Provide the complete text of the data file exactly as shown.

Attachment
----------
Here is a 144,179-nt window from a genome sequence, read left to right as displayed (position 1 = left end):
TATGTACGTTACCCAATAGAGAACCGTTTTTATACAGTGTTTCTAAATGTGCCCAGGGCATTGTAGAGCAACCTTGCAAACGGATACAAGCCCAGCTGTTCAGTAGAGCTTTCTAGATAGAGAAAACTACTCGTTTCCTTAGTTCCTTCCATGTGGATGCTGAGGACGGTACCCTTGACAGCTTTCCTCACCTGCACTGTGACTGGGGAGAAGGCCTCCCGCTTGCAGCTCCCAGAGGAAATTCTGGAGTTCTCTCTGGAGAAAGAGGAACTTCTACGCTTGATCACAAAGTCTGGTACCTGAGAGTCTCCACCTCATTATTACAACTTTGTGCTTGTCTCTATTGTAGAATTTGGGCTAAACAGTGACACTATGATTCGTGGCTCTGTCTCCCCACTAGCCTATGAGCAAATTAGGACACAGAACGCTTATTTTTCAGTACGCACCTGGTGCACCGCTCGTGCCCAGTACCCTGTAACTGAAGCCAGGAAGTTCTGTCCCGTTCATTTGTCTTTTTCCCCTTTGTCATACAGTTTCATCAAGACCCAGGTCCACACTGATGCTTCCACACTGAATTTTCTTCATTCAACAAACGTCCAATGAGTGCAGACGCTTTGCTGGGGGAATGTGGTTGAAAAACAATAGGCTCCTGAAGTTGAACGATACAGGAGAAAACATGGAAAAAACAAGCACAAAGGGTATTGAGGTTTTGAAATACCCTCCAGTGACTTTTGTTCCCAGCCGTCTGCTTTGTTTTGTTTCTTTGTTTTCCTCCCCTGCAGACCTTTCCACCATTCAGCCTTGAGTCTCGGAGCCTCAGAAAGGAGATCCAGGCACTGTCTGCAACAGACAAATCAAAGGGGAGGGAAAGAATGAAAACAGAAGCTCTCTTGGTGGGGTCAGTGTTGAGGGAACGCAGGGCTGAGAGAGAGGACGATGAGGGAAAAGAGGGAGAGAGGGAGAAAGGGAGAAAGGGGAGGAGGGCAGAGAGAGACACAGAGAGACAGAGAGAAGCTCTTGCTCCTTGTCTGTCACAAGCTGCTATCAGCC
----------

Here is a 144,179-nt window from a genome sequence, read left to right as displayed (position 1 = left end):
TATGTACGTTACCCAATAGAGAACCGTTTTTATACAGTGTTTCTAAATGTGCCCAGGGCATTGTAGAGCAACCTTGCAAACGGATACAAGCCCAGCTGTTCAGTAGAGCTTTCTAGATAGAGAAAACTACTCGTTTCCTTAGTTCCTTCCATGTGGATGCTGAGGACGGTACCCTTGACAGCTTTCCTCACCTGCACTGTGACTGGGGAGAAGGCCTCCCGCTTGCAGCTCCCAGAGGAAATTCTGGAGTTCTCTCTGGAGAAAGAGGAACTTCTACGCTTGATCACAAAGTCTGGTACCTGAGAGTCTCCACCTCATTATTACAACTTTGTGCTTGTCTCTATTGTAGAATTTGGGCTAAACAGTGACACTATGATTCGTGGCTCTGTCTCCCCACTAGCCTATGAGCAAATTAGGACACAGAACGCTTATTTTTCAGTACGCACCTGGTGCACCGCTCGTGCCCAGTACCCTGTAACTGAAGCCAGGAAGTTCTGTCCCGTTCATTTGTCTTTTTCCCCTTTGTCATACAGTTTCATCAAGACCCAGGTCCACACTGATGCTTCCACACTGAATTTTCTTCATTCAACAAACGTCCAATGAGTGCAGACGCTTTGCTGGGGGAATGTGGTTGAAAAACAATAGGCTCCTGAAGTTGAACGATACAGGAGAAAACATGGAAAAAACAAGCACAAAGGGTATTGAGGTTTTGAAATACCCTCCAGTGACTTTTGTTCCCAGCCGTCTGCTTTGTTTTGTTTCTTTGTTTTCCTCCCCTGCAGACCTTTCCACCATTCAGCCTTGAGTCTCGGAGCCTCAGAAAGGAGATCCAGGCACTGTCTGCAACAGACAAATCAAAGGGGAGGGAAAGAATGAAAACAGAAGCTCTCTTGGTGGGGTCAGTGTTGAGGGAACGCAGGGCTGAGAGAGAGGACGATGAGGGAAAAGAGGGAGAGAGGGAGAAAGGGAGAAAGGGGAGGAGGGCAGAGAGAGACACAGAGAGACAGAGAGAAGCTCTTGCTCCTTGTCTGTCACAAGCTGCTATCAGCC